Stanford professor James Campbell discusses the events that led to his interest in African-American race relations
With his comfortable ebony pullover and his silver hair, James Campbell Ph.D. ’89 looks the part of a typical modern academic. Turns out he transcends the ordinary professor–he is one of Stanford University’s gems.
“Jim’s a chill dude,” said Lantana resident Lauren Gokey ’13.
“He’s really friendly, inviting and relatable,” Helena Cross ’13 said.
In addition to serving with his wife as a Lantana resident fellow, Campbell–director of the Research Institute for Comparative Studies and Race and Ethnicity, co-chair of the Study of Undergraduate Education at Stanford (SUES) committee, history professor and family man–has had a long career of research and teaching that has taken him far and wide, from his humble roots in Morrison, Ill., to Yale, Stanford, South Africa and back to the Farm again.
Campbell commented on the fact that he developed a passion for African-American race relations despite growing up in a small town in the Midwest with a sparse African-American population.
“I often pondered that myself,” Campbell said, describing two primary influences. The first, he said, was growing up in the 1960s.
“Issues of race entered my consciousness through television, mostly,” he said, recalling the assassination of Martin Luther King Jr. and the riots of them ’60s.
Campbell recalled landing in Detroit in the winter of 1960 and seeing the physical damage that resulted from the social conflict.
“I still have an image in my mind of seeing square miles of city blocks that had been burned out,” he said.
Challenges of the civil rights movement and inquiries about what it means to be an American became part of Campbell’s consciousness despite his growing up in what he described as a rural, “white world.” Issues of race became part of his identity.
Campbell recalls discovering an interest in race relations as a child when he went to a local bookstore that had a display table with books about race and African-American history.
“I remember reading ‘The Autobiography of Malcolm X’ when I was 10 or 12,” he said. “A lot of the books I use in my classes now, I read as a kid.”
Campbell began to see African-American history as essential to the discussion of what it means to be American. He saw the stories of African-Americans as part of the culture and history of every American.
Although Campbell studied history at Yale as an undergraduate, he didn’t specialize in African-American history until he was a graduate student at Stanford.
“Coming out of the 1970s, African-American history and the study of slavery was really one of the most exciting fields in U.S. history,” he said.
The African Methodist Episcopal Church, or AME Church, which established missions in South Africa in the late 19th and early 20th centuries, became the subject of Campbell’s dissertation and first book. Campbell made his first trip to South Africa doing research on the topic.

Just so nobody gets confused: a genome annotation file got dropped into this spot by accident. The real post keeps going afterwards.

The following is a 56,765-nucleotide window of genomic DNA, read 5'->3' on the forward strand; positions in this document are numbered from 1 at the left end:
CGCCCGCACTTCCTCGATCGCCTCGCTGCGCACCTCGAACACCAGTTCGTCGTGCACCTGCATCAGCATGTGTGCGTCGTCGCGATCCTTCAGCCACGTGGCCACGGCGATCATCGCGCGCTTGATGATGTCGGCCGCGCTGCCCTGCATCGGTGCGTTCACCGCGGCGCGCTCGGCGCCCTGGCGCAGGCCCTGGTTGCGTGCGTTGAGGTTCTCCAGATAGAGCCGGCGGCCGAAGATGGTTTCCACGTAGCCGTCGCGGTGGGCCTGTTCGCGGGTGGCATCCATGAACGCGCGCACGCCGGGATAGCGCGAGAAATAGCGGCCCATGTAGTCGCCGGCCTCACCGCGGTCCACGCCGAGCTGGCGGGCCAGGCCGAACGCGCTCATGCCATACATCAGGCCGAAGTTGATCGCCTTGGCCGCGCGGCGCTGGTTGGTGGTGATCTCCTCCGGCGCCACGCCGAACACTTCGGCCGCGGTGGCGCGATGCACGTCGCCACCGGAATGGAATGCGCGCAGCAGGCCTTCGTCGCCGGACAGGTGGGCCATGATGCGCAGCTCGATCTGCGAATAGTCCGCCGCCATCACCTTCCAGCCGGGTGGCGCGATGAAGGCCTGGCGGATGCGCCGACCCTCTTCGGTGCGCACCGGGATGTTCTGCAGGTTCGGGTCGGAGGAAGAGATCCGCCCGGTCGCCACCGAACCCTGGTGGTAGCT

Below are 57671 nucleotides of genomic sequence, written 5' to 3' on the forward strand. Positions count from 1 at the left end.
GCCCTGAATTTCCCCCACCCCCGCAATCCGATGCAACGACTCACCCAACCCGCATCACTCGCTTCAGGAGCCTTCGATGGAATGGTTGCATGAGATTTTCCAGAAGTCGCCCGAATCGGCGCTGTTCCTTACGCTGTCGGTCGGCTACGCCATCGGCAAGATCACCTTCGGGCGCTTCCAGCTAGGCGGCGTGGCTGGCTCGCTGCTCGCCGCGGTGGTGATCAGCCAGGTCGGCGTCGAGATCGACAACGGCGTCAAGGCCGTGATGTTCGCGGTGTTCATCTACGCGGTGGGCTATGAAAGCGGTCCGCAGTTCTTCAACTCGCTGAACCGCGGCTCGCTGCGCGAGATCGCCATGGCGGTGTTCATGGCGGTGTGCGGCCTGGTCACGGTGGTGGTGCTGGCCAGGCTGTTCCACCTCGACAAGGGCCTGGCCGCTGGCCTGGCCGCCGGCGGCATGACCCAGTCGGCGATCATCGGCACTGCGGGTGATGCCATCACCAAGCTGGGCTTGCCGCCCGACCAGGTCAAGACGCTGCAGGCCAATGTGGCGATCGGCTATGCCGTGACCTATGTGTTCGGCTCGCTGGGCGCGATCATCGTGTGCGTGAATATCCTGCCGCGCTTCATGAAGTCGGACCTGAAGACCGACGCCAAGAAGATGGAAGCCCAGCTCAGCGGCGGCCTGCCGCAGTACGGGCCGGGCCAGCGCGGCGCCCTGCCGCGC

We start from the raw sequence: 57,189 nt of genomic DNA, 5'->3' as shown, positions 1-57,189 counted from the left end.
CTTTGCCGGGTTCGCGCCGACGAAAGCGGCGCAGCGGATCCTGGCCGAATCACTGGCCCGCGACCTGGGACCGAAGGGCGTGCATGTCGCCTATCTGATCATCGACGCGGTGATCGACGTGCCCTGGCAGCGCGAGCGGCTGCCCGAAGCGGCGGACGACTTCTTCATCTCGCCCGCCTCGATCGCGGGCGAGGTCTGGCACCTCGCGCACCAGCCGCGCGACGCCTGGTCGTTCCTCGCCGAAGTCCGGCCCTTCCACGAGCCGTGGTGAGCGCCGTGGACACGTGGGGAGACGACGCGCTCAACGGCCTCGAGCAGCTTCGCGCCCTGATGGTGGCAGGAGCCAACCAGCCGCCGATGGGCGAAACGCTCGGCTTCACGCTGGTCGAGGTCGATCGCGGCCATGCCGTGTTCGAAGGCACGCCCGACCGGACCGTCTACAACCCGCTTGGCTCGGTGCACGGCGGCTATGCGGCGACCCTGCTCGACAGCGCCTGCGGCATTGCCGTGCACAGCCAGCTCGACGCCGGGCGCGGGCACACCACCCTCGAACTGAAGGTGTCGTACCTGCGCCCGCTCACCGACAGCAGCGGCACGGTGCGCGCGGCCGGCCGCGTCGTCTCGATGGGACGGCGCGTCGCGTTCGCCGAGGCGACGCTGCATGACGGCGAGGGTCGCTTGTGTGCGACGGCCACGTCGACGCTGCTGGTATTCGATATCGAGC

He described living in South Africa as “transforming.”
“For one thing, I met my wife there,” he said. “She was, at the time, also doing a graduate degree in South African history. But also, it was an extraordinarily dynamic and challenging time.”
In particular, the end of apartheid and the South African government’s self-declared state of emergency left an impression on Campbell.
There was a fair amount of violence, he said, but also a lot of hope that this “crusty, reactionary racial regime was cracking….it was a time where history felt relevant.”
While in South Africa, Campbell developed a deeper awareness of political power and race. When he came back to the United States, he found that his experience in South Africa conditioned him to look at the United States differently.
“South Africa offers a very stark example of the ways in which political power is deployed to establish and perpetuate racial advantage,” he said. “And I think much the same thing is true in the United States; but for a variety of reasons it is much harder for us to see.”
“In a way South Africa is a sort of Braille version of a racialized economy, a version that even the blind can see,” he added.
In the classroom, Campbell uses South Africa as a case study to help students better understand United States history, the economy and the United States’ relations with the rest of the world.
After Campbell finished his doctorate in 1989, he taught at Northwestern, Brown and Wits University in Johannesburg. Two years ago, he got an offer to come back to the Farm, which he said he was delighted to accept. Campbell said he embraced the fact that he “teaches in a department where the people who are now my colleagues were the people who 20 years ago were my teachers.”
Beyond the classroom, Campbell contributes to University life in other ways. This year, he and his wife took positions as resident fellows in Lantana. Like many other Stanford parents, Campbell and his wife recently became empty nesters.
“The youngest of our three children went off to school,” he said, “and we filled the empty nest with 108 Stanford students.”
Although Campbell has devoted much of his life to his passion for race relations and African-American studies, his role as a resident fellow reflects an outside interest in promoting the well-being of his students.
“It’s funny when you’re a professor how much you don’t know about what’s actually going on in your university,” he said. “It’s interesting to see at least one more facet about what Stanford students’ lives are like.”